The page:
January 10, 2001.
I’m not sure what a “gay movie” is. It seems that it should be a movie that sleeps with other movies.
By that definition, Billy Elliot might be the gayest of movies. (BTW, I do not think that it is at all clear what Billy’s sexual orientation will be when he grows up.) However, insofar as all movies have genre conventions and almost all have the intertextuality of performers who have been or will be in other movies, movies that sleep with other movies is too over inclusive a definition.
Without suggesting what I meant by “best gay movies,” I asked my West Hollywood hosts on a recent visit to LA what they thought were the best gay movies ever. One of them nominated All About Eve and nothing else. The other suggested LA Tool and Die, and, for company, Made in the Shade, Bazaar, Voyage à Venice, and Track-meet. There is not a gay character in All About Eve, although it is the ne plus ultra of representations of the travails of being a queen. I doubt anyone would question the gay content and interest in the other man’s list. Two of the five are in French, though it is the Greek parts of all five that are imprinted on my friend’s brain.
I am going to include films in which the major male character loves and/or desires males, and leave the hardcore list to my friend. For gay sensibility without overtly gay characters, The Importance of Being Earnest (1952) written and directed by Anthony Asquith with Michael Red grave and Edith Evans, is the obvious choice. Another is Jean Cocteau’s La belle et la bête (Beauty and the Beast, 1946) with his lover Jean Marais as the beast turned into a (less interesting!) prince at the end. For a gay actor in a gay fantasy, Montgomery Clift is an even better choice knocking down John Wayne in Red River. (The young men’s dialogue about their pistols was mostly censored, but still seems unmistakable to me.)
However, my list is of movies that are either not made in the USA, or not made entirely in English. Thus, there is one film on my list that was made in London and another made in New York. Both are about immigrants and their family expectations and include segments not in English.
I am not presenting them in ascending order of merit, but attempting some topical links between successive components of the list.
Ernesto (1979, Italian, based on the novel by Ernesto Sabba, directed by Salvatore Samperi). Set in Trieste just before World War I, the film portrays the sexual explorations of the title character, the seventeen-year-old son of a Jewish mother and an absent non-Jewish father, who has deserted his family. Ernesto puts in time in his uncle’s company, though he is intent on becoming a violinist. He notices the lustful looks of a stablehand and gives and then withdraws sexual access to the man. Moving on from the love-besotted man who initiated him to sex, Ernesto soon falls in love with Emilio, with a beautiful violinist a few years older than Ernesto. Whether they are going to mate with each other or through exchanging sisters is an open question at the end.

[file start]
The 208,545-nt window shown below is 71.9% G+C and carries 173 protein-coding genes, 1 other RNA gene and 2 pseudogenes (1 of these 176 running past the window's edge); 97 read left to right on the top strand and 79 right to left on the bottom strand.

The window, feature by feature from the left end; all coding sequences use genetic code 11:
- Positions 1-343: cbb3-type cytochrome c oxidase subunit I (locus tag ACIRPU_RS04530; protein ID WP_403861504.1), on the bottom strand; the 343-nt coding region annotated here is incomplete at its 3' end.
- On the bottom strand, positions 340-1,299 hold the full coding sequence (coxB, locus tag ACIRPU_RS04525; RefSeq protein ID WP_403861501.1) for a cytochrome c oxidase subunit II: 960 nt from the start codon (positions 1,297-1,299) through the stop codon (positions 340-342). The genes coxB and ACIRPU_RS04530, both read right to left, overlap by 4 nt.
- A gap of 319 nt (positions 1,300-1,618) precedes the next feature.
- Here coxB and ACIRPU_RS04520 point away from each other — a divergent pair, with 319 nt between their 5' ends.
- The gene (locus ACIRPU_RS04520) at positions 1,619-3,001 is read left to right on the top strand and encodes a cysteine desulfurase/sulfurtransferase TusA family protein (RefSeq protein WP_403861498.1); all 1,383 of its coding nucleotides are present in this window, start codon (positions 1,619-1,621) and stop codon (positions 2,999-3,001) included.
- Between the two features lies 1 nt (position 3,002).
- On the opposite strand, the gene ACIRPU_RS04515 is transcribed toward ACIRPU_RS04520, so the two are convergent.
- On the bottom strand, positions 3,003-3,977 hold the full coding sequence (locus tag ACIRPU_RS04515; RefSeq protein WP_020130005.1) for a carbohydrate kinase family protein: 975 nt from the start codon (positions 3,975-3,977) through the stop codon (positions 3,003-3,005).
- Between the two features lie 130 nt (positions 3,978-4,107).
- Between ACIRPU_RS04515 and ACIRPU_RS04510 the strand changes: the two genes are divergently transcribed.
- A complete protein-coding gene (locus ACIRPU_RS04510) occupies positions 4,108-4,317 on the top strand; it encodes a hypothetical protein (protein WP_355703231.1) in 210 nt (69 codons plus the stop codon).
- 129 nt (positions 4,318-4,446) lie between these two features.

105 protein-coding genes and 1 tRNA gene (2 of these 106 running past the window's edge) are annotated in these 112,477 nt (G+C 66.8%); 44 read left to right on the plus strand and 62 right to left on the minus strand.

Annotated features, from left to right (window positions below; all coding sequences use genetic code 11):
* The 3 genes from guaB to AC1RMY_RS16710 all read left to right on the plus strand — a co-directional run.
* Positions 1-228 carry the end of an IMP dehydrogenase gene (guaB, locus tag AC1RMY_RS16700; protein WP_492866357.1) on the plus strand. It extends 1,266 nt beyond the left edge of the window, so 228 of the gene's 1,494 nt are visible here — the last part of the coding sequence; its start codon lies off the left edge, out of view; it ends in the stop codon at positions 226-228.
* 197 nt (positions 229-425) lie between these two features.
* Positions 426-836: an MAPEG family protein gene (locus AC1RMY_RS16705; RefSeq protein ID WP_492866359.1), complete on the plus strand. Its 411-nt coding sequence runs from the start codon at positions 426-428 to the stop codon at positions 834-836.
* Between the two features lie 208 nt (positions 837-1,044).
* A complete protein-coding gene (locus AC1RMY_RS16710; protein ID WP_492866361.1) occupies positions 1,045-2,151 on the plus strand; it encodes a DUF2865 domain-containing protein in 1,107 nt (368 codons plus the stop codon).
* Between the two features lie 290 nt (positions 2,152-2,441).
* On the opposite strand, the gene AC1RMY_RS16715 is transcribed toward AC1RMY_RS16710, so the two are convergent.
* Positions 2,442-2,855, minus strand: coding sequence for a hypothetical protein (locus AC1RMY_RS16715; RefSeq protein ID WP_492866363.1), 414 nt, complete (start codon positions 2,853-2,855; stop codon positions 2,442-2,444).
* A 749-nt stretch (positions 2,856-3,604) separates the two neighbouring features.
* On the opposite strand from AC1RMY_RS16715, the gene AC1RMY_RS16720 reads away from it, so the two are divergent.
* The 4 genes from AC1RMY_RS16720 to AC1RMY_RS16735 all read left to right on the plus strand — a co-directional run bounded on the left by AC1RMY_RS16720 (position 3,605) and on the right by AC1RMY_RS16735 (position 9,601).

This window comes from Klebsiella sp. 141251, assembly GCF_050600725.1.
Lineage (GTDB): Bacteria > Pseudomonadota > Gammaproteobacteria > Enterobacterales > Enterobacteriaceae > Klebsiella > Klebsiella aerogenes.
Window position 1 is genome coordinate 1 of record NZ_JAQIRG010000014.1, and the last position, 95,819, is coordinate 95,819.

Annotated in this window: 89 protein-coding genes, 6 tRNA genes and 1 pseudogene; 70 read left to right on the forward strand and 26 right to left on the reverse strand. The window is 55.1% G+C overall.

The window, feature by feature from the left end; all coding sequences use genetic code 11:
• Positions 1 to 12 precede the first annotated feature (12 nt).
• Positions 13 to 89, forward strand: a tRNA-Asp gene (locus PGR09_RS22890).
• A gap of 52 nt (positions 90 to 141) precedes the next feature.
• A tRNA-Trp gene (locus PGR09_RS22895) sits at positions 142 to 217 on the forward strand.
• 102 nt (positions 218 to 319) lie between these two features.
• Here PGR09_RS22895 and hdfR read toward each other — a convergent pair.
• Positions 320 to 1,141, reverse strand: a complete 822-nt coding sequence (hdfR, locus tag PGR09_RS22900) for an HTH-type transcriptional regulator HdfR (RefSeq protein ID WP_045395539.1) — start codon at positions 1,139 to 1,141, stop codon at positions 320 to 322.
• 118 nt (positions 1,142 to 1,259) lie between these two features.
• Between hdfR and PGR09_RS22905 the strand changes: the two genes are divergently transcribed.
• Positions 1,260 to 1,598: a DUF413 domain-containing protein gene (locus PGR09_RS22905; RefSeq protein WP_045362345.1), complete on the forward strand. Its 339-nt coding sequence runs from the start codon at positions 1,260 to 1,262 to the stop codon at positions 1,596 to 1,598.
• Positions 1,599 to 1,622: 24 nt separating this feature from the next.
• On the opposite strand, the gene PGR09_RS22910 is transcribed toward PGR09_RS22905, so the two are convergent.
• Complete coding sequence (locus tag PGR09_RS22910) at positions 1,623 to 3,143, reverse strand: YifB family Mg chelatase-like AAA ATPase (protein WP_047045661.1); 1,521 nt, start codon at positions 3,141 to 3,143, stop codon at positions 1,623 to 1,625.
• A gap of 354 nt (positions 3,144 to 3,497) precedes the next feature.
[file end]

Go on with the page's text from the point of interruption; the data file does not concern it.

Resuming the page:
Direct physical contact is denied the prisoners in solitary cells in Jean Genet’s even more supercharged Un Chant d’amour (Song of Love, 1950) a supercharged with homoeroticism 26 minute soundless film (no music, no dialogue). The lovers are very creative in finding ways to communicate. The audience is made complicit with a voyeuristic warden. This short, intense film is infinitely superior to Fassbinder’s adaptation of Genet’s Querelle. and far ahead of its time in objectifying/fetishizing masculinity
In Der Konsequenz (The Consequence, 1977), in German, written and directed by Wolfgang Petersen (who went on to direct Das Boot, In the Line of Fire, and The Perfect Storm), it is Thomas (Ernst Hannawald) the son of the warden who is interested and more than interested in prisoner (Martin, played by Jürgen Prochnow, who would go on to star in Das Boot). Thomas seduces Martin (in contrast to Ernesto allowing himself to be taken, Thomas is decisive about getting what he wants). After Martin is released from prison, he and Thomas live together for a while. However, Thomas’s father learns of the liaison and has his son committed to a facility for juvenile delinquents. Martin manages to get hired as a teacher there and resume their relationship. Love conquers all, though not easily.
Doña Herlinda y su hijos (Doña Herlinda and her sons, (1985, in Spanish, or “Mexican” in America’s president’s views, directed by Jaime Humberto Hermosillo) also has a happy ending. One could justly say it has a “fairy-tale ending.” I don’t recall if Mrs. Herlinda (Guadalupe del Toro) is literally a Jewish mother. She continues to pamper her son Rodolfo, a physician of about 30 (Marco Antonio Treviño). She badly wants to get him married and does not consider his being gay an insurmountable obstacle. She eventually constructs a household in which he can live with his mother, his quickly-impregnated wife (Lupercio Olga), and his very attractive boyfriend (Gustavo Mezza). Rodolfo gets over some of his macho attitudes and everyone is set to live happily ever after in the heartland of machismo, Guadalajara, Mexico.